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Thursday 19 April 2018

A lover's final betrayal of Charles J Haughey

JODY CORCORAN

SOCIAL diarist, Ms Terry Keane, is to receive a financial package worth almost £600,000 over two years from the Sunday Times for her act of ultimate betrayal against the former Taoiseach, Charles Haughey. A Sunday Independent telephone poll reveals that two thirds of the public disapprove of her decision to sell her story.

SOCIAL diarist, Ms Terry Keane, is to receive a financial package worth almost £600,000 over two years from the Sunday Times for her act of ultimate betrayal against the former Taoiseach, Charles Haughey. A Sunday Independent telephone poll reveals that two thirds of the public disapprove of her decision to sell her story.

Ms Keane, who has had a 27-year love affair with Mr Haughey, told the former Taoiseach of her intention to sell the story only a day before the radio promotion for her kiss 'n' tell commenced.

Mr Haughey, who is maintaining a dignified silence, was shattered by her calculating plan. Close friends were yesterday speculating that the final lunch at a Dublin restaurant on Thursday marked the end of their tumultuous affair.

Contrary to Ms Keane's claims on the Late Late Show, Mr Haughey was devastated by her plan and urged strongly against it in an attempt to maintain at least some privacy at this, his most difficult time.

Paradoxically, it now seems certain that the Moriarty Tribunal will seek a discovery order against Ms Terry Keane, whose admission on the Late Late Show that she was intimately involved in all his affairs (including the affairs of State) has led to speculation that she can cast some light on his financial dealings.

Mr Haughey's desire for some last shred of confidentiality in his life, as the tribunal continues its work, was illustrated by his pleas on March 23 last to another author, this time of a book touching superficially on his lifestyle.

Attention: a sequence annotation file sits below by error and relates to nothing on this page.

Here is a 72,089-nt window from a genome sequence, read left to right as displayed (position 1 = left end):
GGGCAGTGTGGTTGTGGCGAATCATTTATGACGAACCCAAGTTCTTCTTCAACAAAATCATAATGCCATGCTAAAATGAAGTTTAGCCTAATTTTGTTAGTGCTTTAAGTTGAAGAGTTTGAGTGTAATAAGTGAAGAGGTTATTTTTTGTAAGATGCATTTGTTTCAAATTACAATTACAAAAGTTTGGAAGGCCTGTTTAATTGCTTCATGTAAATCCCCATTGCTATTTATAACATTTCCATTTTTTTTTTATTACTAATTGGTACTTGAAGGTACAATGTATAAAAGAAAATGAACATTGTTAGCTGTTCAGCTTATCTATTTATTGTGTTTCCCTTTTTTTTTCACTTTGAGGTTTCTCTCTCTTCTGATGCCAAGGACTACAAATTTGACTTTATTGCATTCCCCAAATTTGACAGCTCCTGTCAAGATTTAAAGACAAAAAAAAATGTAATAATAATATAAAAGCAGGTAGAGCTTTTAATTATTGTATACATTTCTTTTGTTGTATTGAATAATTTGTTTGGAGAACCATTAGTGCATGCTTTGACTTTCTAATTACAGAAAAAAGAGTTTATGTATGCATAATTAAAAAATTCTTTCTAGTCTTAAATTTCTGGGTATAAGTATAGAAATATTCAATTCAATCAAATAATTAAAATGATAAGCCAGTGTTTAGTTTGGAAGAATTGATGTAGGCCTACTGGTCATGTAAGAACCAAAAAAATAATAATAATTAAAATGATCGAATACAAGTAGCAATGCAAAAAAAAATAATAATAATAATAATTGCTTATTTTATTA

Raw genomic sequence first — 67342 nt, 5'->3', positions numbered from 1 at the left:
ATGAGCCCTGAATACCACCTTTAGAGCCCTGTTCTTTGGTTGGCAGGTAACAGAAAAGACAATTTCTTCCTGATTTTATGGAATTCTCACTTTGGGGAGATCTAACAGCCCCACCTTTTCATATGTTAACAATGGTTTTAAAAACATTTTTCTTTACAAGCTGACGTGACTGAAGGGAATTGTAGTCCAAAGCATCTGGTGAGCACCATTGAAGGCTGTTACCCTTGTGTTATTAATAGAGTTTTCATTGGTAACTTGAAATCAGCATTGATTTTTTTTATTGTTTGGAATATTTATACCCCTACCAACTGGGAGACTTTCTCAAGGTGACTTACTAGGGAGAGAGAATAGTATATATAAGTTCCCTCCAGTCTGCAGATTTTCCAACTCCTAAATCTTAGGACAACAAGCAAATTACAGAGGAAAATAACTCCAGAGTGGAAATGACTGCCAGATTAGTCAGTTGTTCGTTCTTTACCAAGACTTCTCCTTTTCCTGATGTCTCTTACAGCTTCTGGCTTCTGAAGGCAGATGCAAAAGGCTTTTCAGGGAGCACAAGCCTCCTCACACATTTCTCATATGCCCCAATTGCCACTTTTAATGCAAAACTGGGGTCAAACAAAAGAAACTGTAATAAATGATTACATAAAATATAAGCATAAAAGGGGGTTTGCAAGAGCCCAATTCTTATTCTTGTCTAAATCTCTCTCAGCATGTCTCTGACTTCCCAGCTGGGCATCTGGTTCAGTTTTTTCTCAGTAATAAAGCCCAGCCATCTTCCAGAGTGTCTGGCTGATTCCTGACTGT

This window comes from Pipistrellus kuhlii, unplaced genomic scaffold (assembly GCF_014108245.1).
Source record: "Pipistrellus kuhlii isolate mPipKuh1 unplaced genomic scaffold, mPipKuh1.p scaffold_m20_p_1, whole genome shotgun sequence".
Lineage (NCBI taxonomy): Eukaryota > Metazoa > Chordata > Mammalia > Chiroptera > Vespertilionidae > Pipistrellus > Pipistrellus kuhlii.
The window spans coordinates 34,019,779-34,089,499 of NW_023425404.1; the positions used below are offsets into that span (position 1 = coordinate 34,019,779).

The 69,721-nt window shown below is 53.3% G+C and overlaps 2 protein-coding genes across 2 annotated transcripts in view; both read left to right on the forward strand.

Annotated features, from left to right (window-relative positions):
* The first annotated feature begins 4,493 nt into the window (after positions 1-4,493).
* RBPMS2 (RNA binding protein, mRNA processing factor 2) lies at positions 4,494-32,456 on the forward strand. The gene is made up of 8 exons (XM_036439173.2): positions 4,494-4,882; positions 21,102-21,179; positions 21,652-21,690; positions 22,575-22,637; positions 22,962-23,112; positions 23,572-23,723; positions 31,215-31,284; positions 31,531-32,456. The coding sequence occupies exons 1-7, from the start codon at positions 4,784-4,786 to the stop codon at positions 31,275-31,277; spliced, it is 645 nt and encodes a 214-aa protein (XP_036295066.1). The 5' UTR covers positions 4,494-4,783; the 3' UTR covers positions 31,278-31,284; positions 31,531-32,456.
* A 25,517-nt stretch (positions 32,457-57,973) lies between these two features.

Mary Rose Doorly, the author of Abbeville The Family Home of Charles J Haughey, had reached agreement with the Sunday Times to write two articles on the unique 18-month access afforded for researching her book. The first article was to appear on March 28.

Yesterday Ms Doorly confirmed that she had the articles pulled because Mr Haughey had begged her not to go ahead with them.

From notes of their conversation, which was initiated by him in a telephone call to her home, she revealed what he said: ``I'm pleading with you. Please don't do this. If you do this I'll have lost all faith in humanity. That's the end. That will be it. Over.

``The Sunday Times have been conducting a hate campaign against me for ages. They wrote another excoriating piece last Sunday. I don't know, I'll have to sue.''

When Ms Doorly asked if he would sue her, he said: ``I don't know. I'll have to sue someone.'' Ms Doorly said Mr Haughey sounded ``very weary'' ``He was very, very low. He was almost whispering.''

When she immediately pulled the articles, Mr Haughey said: ``Thank God. What a relief.'' He then suggested that she could write a ``softer piece'', but not for the Sunday Times, which he described as a ``scurrilous newspaper''. He suggested, instead, the Sunday Independent, with the comment: ``You can trust them.''